His panic had faded. He felt rather calm but could not decide what to do next. Somehow he was stuck in this box with a damned clicking sound looping over and over in his head every few minutes.

‘Well, let’s see…’ he thought.

With minimal effort he lifted his arm and the strap crossing his arms and chest snapped off.

‘That wasn’t so bad.’

Next he bent his knee, which touched with the roof of his box and caused the second strap to pop off with a twang. He wondered what came next.

Click-clack, click-clack, click-clack.

At long last he verbalized. To you or I it would have sounded like a whale gargling wet cement but the meaning was something like ‘That bloody noise…’ Panic began to rise up in him again. The Robot felt trapped. His eyes searched the pitch black space, flipping this way and that for some kind of way out. His eyes stopped on some symbols he could read. Helmet it read in the bright green of his nightvision.

‘Helmet’ he thought, ‘What could that mean?’

This new information distracted him only slightly from the task at hand. Remembering that he was meant to be panicked he swung his great arm up and punched the roof of the box. It gave immediately, leaving a large cracking hole above him and bits of rubble tumbling down. The effect did not register quickly but after a moment or two he punched again and then kicked and then punched until a flurry of blows dug away at the roof of the box and into whatever lay above him. Out of patience and thinking there was room enough, he sat up quickly. Earth shattered and crumbled away, up and up went his torso and within moment desperately bright light blinded him. The Robot shut his eyes and emitted a horrible moan. He went to shield his eyes with his hand instinctively but could not get them out of his box.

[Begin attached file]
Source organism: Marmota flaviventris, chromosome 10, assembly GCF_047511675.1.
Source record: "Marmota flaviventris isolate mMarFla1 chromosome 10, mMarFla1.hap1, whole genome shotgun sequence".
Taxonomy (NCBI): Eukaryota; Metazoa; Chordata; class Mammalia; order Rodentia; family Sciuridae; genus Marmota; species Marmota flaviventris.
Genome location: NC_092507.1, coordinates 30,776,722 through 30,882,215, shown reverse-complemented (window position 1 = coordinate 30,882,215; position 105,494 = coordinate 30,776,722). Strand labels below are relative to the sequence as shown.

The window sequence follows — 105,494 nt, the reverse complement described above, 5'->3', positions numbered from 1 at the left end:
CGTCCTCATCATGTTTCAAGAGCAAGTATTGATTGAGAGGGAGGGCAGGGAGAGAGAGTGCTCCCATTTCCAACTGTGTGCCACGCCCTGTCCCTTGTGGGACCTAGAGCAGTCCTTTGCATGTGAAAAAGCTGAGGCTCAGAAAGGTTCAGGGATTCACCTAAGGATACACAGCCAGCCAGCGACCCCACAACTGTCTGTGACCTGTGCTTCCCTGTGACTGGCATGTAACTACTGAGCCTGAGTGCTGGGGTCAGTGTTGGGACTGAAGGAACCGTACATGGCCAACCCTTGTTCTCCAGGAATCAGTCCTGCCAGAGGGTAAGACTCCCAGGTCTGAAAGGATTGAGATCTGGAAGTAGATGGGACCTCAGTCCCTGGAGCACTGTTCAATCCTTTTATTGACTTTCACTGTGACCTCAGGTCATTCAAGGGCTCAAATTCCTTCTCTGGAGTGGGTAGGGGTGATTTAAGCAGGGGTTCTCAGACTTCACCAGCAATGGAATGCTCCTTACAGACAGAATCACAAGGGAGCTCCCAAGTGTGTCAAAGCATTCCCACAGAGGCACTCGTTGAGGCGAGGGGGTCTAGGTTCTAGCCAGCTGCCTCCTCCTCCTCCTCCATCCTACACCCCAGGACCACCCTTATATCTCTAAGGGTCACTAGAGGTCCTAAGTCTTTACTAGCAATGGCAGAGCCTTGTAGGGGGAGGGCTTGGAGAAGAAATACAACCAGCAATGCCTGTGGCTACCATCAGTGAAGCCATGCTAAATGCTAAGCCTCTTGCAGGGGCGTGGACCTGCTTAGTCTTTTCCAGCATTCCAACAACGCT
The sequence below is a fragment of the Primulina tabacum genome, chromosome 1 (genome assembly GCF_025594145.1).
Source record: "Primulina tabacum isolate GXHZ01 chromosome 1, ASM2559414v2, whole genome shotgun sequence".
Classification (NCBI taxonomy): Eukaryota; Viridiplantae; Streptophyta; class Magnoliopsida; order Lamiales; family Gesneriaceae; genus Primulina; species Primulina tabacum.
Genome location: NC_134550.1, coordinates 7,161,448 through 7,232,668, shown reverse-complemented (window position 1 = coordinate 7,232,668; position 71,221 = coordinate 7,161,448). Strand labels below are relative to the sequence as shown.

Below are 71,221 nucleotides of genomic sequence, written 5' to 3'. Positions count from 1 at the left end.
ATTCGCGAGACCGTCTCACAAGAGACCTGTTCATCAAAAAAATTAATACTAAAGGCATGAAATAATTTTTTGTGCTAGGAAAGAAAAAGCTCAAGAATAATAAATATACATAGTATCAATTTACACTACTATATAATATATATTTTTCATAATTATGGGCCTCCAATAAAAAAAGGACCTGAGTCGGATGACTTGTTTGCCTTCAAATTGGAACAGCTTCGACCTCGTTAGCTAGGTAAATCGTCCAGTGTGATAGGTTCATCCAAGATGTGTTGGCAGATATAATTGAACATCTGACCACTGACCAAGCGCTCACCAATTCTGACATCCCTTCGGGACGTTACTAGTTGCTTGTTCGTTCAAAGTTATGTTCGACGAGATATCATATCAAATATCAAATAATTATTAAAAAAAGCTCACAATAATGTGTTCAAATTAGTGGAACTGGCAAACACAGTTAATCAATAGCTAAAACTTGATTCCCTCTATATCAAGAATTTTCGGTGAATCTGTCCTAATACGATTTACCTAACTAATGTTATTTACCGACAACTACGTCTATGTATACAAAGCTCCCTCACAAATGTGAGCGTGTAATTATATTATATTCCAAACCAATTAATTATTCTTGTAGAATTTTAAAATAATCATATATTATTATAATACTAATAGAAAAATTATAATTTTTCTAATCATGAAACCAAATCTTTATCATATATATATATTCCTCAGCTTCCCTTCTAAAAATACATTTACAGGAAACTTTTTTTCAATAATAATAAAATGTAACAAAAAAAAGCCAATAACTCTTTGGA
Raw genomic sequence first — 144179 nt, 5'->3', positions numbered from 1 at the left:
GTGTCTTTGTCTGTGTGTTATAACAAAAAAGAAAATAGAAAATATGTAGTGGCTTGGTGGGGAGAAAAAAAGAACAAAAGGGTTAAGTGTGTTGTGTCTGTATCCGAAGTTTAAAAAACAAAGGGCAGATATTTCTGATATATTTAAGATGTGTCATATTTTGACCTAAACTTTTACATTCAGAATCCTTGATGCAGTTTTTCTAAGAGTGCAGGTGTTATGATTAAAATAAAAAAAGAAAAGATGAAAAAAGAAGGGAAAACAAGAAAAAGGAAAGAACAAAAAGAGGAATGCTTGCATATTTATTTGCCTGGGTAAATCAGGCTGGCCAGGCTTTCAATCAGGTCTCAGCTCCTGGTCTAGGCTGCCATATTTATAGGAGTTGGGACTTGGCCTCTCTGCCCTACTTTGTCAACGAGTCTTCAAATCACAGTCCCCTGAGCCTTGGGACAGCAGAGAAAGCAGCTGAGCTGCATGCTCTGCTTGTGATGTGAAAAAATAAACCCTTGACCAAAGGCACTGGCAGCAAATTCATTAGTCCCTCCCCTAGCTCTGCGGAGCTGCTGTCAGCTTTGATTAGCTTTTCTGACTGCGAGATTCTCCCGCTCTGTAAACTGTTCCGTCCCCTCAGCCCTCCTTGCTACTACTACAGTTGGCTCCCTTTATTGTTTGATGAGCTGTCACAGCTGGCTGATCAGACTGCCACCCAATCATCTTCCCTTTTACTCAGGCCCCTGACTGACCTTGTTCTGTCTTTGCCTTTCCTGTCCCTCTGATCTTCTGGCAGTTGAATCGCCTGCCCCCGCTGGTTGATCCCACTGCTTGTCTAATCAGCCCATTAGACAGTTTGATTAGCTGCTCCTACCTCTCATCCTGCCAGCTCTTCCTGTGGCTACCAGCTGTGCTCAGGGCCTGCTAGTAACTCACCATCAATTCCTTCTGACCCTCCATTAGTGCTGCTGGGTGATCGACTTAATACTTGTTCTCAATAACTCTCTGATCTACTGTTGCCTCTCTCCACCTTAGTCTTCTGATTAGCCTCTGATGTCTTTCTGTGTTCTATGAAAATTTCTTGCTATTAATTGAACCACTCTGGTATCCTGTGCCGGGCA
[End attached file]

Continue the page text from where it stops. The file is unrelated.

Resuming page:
Click-clack, click-clack, click-clack.

This bondage was soon remedied as something struck him and with a start he popped out of the box, eyes still closed, startled by whatever had attacked him. With another great moan, this time for effort, the Robot rose to his feet shedding earth and concrete. Great relief took him for his new freedom and the ability to rub his eyes. He remembered something. Blinking, the Robot now saw his surroundings properly; he had risen from a massive hole in the ground. His attacker was not some unseen enemy but a train; he had been lying underneath a train track. Robot rubbed the back of his head with a large metallic hand, causing a great scraping sound, as he focused on the train that had hit him. The first two cars were tipped over and strange, tiny things were running away from it. It was lettered on the side with MARTA. His head hurt so he kept rubbing it.

‘Head…Helmet…I am Helmet,’ the thought struck him like lightning, ‘Helmet is me!’

Overjoyed by his new sense of identity and freedom, Helmet took to exploring his new surroundings.